Washington, 22 August 1997 (RFE/RL) -- A new report made public by an environmental organization opposing nuclear weapons says the U.S. is modifying and creating new designs for its nuclear arsenal, thereby undermining an international treaty signed by U.S. President Bill Clinton last year.
The Washington-based Natural Resources Defense Council (NRDC) released its report this week after obtaining a copy of a previously classified document issued by the U.S. Department of Energy -- the federal agency responsible for overseeing the nation's nuclear stockpile.
The document, referred to as the "Green Book," contains detailed plans for the maintenance and management of U.S. nuclear weapons. NRDC says the existence of the document was known to very few persons outside classified government circles until late 1996 when the organization came across a memo that referred to it.
The document was declassified in June, but the NRDC had to sue the Department of Energy before it finally released a copy. The NRDC says the Department was reluctant to make the document available because even in its declassified form, it shows that the U.S. government is not being entirely forthcoming about its nuclear weapons activities.
According to NRDC report, the "Green Book" outlines a program for American scientists and researchers to develop methods to get around underground nuclear testing bans and work on new and modified designs of atomic weapons.
Some of the methods listed in the program, says the NRDC, include "virtual testing" or using supercomputers to simulate an underground nuclear explosion.
Underground nuclear testing is a practice banned by the Comprehensive Test Ban Treaty, an international pact designed to put an end to the nuclear arms race by forbidding detonations. The treaty has been signed by 146 nations, including the U.S., but the U.S. Senate has yet to ratify it.
Matthew McKinzie, a project scientist at NRDC and co-author of the report told RFE/RL that his organization was not accusing the U.S. government of violating the letter of the treaty -- but simply acting in bad faith.
"The only way the U.S. could violate the letter of the Comprehensive Test Ban Treaty would be if the U.S. conducted an underground explosive nuclear test. What we are concerned about are the experimental and computational nuclear weapons capabilities that are set to be acquired by U.S. nuclear weapons laboratories," says McKinzie.
McKinzie says NRDC's greatest worry is that these nuclear weapons might replace underground nuclear testing and even surpass them in some ways.
However, Department of Energy officials deny they are designing new nuclear weapons and say their work is in full compliance with international treaties and accords.
Carmen McDougall, a spokeswoman at the Department of Energy told RFE/RL that the program outlined in the "Green Book" is designed to ensure that the U.S.'s existing nuclear weapons remain safe and reliable in the absence of nuclear testing.
McDougall says the program is, in fact, designed to ensure that the U.S. does not have to return to nuclear testing. She acknowledges that the program includes specifics about how the Department will maintain its capability to design replacement warheads and replace parts of aging warheads, but adds that "all of these activities are consistent with the Comprehensive Test Ban Treaty."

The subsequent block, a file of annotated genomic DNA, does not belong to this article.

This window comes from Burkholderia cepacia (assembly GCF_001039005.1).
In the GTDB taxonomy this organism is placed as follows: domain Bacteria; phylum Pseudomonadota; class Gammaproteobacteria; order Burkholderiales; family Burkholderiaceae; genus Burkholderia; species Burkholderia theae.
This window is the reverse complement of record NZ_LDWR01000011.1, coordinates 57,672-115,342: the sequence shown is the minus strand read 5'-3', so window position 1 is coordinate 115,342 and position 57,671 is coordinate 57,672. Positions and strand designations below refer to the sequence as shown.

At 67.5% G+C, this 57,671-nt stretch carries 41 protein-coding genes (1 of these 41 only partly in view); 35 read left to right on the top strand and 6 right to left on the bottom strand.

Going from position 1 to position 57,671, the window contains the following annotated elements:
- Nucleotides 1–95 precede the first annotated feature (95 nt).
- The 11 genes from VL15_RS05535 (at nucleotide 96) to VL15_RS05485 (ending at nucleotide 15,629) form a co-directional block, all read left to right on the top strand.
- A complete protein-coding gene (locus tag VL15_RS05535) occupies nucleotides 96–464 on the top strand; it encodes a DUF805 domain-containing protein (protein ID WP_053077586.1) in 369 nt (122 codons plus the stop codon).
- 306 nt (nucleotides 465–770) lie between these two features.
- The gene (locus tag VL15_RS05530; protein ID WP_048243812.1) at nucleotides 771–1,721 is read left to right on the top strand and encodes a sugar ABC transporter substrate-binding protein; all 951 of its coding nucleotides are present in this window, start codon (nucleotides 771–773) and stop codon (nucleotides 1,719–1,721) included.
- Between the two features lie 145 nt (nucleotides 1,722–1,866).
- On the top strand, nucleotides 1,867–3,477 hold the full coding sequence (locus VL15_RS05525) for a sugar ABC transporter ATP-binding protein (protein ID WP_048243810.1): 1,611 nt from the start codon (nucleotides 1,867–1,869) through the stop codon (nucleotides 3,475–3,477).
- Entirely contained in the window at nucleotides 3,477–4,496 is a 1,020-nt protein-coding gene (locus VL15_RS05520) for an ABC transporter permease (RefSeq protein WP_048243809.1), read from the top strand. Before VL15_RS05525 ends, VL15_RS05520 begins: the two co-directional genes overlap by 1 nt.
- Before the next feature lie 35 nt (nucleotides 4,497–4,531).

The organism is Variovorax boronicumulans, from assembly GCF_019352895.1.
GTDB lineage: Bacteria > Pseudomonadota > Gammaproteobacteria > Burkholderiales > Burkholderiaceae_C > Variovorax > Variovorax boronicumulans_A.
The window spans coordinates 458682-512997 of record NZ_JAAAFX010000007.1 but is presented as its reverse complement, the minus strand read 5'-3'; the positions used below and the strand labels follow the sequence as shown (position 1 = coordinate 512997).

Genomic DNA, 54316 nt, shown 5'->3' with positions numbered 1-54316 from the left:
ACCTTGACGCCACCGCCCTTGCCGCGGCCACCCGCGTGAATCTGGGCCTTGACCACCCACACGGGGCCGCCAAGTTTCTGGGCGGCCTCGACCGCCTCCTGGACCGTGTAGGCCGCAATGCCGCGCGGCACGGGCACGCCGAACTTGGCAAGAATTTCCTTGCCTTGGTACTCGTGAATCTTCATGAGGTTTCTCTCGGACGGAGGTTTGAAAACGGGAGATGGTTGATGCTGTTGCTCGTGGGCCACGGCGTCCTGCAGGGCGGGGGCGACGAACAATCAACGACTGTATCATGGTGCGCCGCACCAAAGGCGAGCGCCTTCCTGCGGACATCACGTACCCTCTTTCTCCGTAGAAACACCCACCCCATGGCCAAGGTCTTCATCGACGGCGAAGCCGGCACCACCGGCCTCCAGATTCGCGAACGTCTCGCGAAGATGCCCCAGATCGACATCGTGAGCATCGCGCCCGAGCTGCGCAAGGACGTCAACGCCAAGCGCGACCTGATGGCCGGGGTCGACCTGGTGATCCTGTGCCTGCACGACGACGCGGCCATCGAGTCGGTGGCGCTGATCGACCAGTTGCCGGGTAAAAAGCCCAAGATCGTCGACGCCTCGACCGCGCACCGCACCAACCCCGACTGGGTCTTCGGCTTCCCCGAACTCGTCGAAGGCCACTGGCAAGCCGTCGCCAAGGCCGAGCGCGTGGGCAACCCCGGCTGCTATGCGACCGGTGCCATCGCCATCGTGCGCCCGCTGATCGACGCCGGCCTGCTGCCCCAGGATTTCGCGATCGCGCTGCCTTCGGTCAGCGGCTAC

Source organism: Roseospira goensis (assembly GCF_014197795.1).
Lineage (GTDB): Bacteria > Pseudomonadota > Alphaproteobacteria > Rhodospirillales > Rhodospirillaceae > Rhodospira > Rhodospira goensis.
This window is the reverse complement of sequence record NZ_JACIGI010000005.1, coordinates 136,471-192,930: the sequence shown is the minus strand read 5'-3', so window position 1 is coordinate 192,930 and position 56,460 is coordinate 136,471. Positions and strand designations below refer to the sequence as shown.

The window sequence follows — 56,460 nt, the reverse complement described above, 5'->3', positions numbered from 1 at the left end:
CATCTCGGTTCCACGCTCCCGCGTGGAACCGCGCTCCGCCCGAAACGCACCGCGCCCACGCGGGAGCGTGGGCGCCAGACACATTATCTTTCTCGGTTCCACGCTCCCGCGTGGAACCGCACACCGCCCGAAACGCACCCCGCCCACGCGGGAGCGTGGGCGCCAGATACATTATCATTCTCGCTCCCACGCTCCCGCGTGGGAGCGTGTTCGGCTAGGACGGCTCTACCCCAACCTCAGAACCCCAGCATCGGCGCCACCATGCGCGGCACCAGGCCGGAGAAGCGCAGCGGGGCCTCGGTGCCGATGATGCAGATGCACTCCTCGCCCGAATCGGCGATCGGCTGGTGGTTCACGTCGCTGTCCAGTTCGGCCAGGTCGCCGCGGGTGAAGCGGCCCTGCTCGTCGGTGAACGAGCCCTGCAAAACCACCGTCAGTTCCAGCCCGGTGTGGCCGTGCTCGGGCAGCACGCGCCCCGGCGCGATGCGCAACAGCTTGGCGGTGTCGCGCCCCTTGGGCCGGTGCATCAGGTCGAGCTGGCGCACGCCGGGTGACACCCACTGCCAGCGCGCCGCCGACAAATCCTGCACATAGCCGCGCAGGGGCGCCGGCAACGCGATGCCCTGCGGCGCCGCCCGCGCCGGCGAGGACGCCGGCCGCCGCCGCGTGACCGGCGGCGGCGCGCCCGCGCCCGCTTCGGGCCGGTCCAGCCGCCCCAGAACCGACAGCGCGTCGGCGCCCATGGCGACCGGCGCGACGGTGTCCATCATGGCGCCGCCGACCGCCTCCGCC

McDougall's statement is supported by Robert Bell, an adviser to President Bill Clinton on arms control issues. Bell told an American newspaper -- "USA Today": "We have no requirement for, nor are we developing any new types of nuclear warheads."
But McKinzie says government officials are directly contradicting themselves. He cites a part of the program that discusses replacement warheads for the Trident II -- a sea-launched nuclear ballistic missile.
McKinzie says that one of the replacements is listed as a "new design" that will not require underground testing for certification.
"This report shows that the U.S. government does not yet know when modifications to an existing weapon design results in a new weapon design," says McKinzie.
McKinzie adds that if the plans outlined in the "Green Book" are implemented, it would "erode important U.S. nonproliferation objectives and compromise the security value of the treaty to other nations."
In Moscow, in response to Western media reports about the contents of the "Green Book," Russian Deputy Atomic Minister Lev Ryabev told reporters on Thursday that he knows the U.S. is designing new nuclear bombs. He specifically cited what he said was information about a new nuclear bomb designed by the U.S. that supposedly tunnels into the ground before detonating.
However, Ryabev added that this bomb was simply an upgrade of existing nuclear weapons rather than the creation of a new nuclear explosive device. Therefore, said Ryabev, since the nuclear warhead itself is not being changed, it did not contradict the Comprehensive Nuclear Test Ban Treaty.
"Russia is also not banned by anybody or anything from working to upgrade its nuclear weapons," said Ryabev.
He added that Russian nuclear centers are working in this field as well and are trying to raise the safety of the storage and handling of nuclear bombs -- all activities in full compliance with international treaties.